That's why it's so disappointing that the FBI, Justice Department and others in law enforcement are pressing us to turn back the clock to a less-secure time and less-secure technologies. They have suggested that the safeguards of iOS 7 were good enough and that we should simply go back to the security standards of 2013. But the security of iOS 7, while cutting-edge at the time, has since been breached by hackers. What's worse, some of their methods have been productized and are now available for sale to attackers who are less skilled but often more malicious.
To get around Apple's safeguards, the FBI wants us to create a backdoor in the form of special software that bypasses passcode protections, intentionally creating a vulnerability that would let the government force its way into an iPhone. Once created, this software - which law enforcement has conceded it wants to apply to many iPhones - would become a weakness that hackers and criminals could use to wreak havoc on the privacy and personal safety of us all.
I can't emphasize enough how important it is to stand side-by-side with Apple on this one. In France, they just voted to put technology executives of companies unwilling to decrypt their products in jail.
On March 4, we detected that the Transmission BitTorrent client installer for OS X was infected with ransomware, just a few hours after installers were initially posted. We have named this Ransomware "KeRanger." The only previous ransomware for OS X we are aware of is FileCoder, discovered by Kaspersky Lab in 2014. As FileCoder was incomplete at the time of its discovery, we believe KeRanger is the first fully functional ransomware seen on the OS X platform.
Attackers infected two installers of Transmission version 2.90 with KeRanger on the morning of March 4. When we identified the issue, the infected DMG files were still available for downloading from the Transmission site Transmission is an open source project. It's possible that Transmission's official website was compromised and the files were replaced by re-compiled malicious versions, but we can't confirm how this infection occurred.
Fascinating hack - they basically compromised the Transmission website to upload infected installers. And it worked, too.Update: Apple has shut down the exploit by revoking the compromised app's certificate.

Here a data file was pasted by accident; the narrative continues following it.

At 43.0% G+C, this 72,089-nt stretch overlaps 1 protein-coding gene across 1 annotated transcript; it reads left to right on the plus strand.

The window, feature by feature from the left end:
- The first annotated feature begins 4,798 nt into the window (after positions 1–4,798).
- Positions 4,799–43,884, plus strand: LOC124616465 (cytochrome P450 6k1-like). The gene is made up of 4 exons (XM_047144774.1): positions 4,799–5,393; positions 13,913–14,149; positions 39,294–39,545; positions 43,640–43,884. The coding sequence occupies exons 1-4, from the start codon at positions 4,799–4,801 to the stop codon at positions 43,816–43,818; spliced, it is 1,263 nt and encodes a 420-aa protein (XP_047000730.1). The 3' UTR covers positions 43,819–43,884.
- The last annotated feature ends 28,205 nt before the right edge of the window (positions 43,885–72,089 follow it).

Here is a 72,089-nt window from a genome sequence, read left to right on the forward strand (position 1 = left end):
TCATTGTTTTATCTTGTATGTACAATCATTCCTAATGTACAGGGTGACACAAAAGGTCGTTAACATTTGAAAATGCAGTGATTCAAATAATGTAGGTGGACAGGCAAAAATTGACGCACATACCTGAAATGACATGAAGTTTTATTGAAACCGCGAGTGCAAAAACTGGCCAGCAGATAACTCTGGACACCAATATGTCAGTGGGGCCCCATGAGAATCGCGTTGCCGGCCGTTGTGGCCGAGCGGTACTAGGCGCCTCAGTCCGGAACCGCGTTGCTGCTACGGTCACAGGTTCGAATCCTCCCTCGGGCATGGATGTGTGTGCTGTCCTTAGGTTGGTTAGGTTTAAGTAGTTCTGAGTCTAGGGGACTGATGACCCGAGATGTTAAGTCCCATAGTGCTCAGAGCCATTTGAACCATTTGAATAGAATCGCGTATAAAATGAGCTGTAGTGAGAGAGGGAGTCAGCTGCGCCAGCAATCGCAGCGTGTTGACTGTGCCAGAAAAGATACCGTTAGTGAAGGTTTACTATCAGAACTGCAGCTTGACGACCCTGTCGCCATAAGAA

Tim Sweeney, co-founder Epic Games and architect of the Unreal engine, isn't happy with Microsoft's new Universal Windows Platform:
With its new Universal Windows Platform (UWP) initiative, Microsoft has built a closed platform-within-a-platform into Windows 10, as the first apparent step towards locking down the consumer PC ecosystem and monopolising app distribution and commerce.
This isn't like that. Here, Microsoft is moving against the entire PC industry - including consumers (and gamers in particular), software developers such as Epic Games, publishers like EA and Activision, and distributors like Valve and Good Old Games.
Microsoft has launched new PC Windows features exclusively in UWP, and is effectively telling developers you can use these Windows features only if you submit to the control of our locked-down UWP ecosystem. They're curtailing users' freedom to install full-featured PC software, and subverting the rights of developers and publishers to maintain a direct relationship with their customers.
Microsoft was given the opportunity to respond in another The Guardian article, stating:
In response to Sweeney's allegations, Kevin Gallo, corporate vice president of Windows at Microsoft, told the Guardian: "The Universal Windows Platform is a fully open ecosystem, available to every developer, that can be supported by any store. We continue to make improvements for developers; for example, in the Windows 10 November Update, we enabled people to easily side-load apps by default, with no UX required."